Three-headed dragon 2009
The exhibition "Three-Headed Dragon 2009" is another step in the project of the same name, which is one of the activities aimed at mapping the architectural heritage of the 20th century. In our first phase, we focus on the architecture of the interwar period.
The impetus was the book "The Art of Upper Silesia from the Middle Ages to the End of the 20th Century" by editor Ewa Chojecká, which captivated us with its breadth of breadth, respect for the past and present, and professionalism. Enthusiasm and inspiration were also provided by the first "Moravian-Silesian" works of Šumné města, which were not only instructive, but also kindly and elegantly playful.
Each era has its untamed dragon - here a functionalist movement and its two heads, symbolizing both the cultural and national elements of the described area. We think that for a complete understanding of the spirit of the then Upper Silesia as a whole, the "interwar dragon" must have a third head, a "Czech" head.
Although the subject of interest is the modern architecture of the interwar period of the 20th century realized in Upper Silesia, in the city of Ostrava we also observe buildings built on the left bank of the river Ostravice, in the Moravian part of the city. In the mentioned period, the originally separate parts of Moravská Ostrava and Slezská Ostrava developed as one mutually influenced urban unit. The architecture of Upper Silesia can be perceived in a similar way. Although each part of it has its specifics, we also find mutual connections and intertwining - Erich Mendelsohn in Glivice and Ostrava, Leopold Bauer in Krnov, Opava and Bílsko, Tadeusz Michejda in Katowice and Třanovice ... Our intention is to show architecture as a source of inspiration and beauty, even though sometimes this beauty is marked by time and disinterest. In such cases, we hope to draw attention to that "dying beauty".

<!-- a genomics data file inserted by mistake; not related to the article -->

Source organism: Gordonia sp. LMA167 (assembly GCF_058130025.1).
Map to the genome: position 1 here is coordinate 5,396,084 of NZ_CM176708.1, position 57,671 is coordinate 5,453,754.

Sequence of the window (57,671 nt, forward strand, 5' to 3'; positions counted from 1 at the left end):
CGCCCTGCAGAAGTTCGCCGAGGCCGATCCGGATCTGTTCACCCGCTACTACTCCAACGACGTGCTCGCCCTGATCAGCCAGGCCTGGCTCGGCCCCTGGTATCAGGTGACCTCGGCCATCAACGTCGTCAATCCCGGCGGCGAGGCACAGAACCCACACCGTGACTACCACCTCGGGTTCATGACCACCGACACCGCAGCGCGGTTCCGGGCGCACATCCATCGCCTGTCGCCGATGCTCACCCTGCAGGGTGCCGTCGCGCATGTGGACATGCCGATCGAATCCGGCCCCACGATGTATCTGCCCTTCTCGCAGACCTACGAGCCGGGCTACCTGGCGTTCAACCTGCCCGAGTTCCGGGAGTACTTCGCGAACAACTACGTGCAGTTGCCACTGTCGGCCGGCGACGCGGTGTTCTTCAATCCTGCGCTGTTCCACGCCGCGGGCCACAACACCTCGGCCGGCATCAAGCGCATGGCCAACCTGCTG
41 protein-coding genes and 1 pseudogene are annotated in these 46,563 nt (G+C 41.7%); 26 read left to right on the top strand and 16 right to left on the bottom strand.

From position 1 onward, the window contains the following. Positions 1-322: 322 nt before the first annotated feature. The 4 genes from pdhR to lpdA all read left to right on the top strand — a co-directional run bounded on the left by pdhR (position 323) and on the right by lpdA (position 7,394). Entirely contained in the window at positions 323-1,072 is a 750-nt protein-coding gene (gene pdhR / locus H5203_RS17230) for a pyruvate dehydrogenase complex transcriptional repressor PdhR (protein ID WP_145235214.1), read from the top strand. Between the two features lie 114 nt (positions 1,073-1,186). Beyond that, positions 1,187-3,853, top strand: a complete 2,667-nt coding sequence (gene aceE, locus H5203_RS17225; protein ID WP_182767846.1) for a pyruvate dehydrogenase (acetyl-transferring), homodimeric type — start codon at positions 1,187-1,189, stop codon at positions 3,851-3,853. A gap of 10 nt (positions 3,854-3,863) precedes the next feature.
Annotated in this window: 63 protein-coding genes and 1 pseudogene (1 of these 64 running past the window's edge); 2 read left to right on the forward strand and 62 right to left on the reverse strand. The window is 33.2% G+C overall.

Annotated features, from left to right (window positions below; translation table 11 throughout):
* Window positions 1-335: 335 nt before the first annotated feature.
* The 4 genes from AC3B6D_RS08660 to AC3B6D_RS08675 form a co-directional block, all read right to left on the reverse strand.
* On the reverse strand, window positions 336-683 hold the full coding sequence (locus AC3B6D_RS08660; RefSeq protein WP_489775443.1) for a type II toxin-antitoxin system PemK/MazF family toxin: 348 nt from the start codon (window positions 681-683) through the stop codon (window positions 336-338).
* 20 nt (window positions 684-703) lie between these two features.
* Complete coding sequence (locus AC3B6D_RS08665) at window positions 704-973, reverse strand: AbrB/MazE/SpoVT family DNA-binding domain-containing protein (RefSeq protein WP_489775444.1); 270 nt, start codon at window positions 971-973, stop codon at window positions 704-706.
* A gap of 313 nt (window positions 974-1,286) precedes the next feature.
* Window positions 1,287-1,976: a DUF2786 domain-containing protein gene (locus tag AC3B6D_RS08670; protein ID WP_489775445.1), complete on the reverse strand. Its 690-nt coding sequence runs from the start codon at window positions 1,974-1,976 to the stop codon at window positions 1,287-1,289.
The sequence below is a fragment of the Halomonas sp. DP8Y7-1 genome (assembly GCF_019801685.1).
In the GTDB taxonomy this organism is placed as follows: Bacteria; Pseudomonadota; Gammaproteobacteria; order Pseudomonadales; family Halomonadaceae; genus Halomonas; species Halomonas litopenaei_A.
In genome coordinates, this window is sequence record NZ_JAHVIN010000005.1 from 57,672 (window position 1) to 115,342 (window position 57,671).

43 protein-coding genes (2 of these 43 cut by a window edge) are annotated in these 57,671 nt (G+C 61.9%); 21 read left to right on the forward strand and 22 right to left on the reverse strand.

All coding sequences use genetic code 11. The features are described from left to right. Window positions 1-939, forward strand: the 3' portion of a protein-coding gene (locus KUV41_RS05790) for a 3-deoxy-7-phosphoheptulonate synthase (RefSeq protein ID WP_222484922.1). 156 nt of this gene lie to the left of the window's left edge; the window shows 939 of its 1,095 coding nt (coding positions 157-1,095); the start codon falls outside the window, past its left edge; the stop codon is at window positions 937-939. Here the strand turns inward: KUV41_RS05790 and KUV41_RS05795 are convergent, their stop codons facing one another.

Tadeáš Goryczka a Jaroslav Němec
Curators of the exhibition: Tadeáš Goryczka, Jaroslav Němec (Czech part), Ryszard Nakonieczny, Justyna Wojtas (Polish part)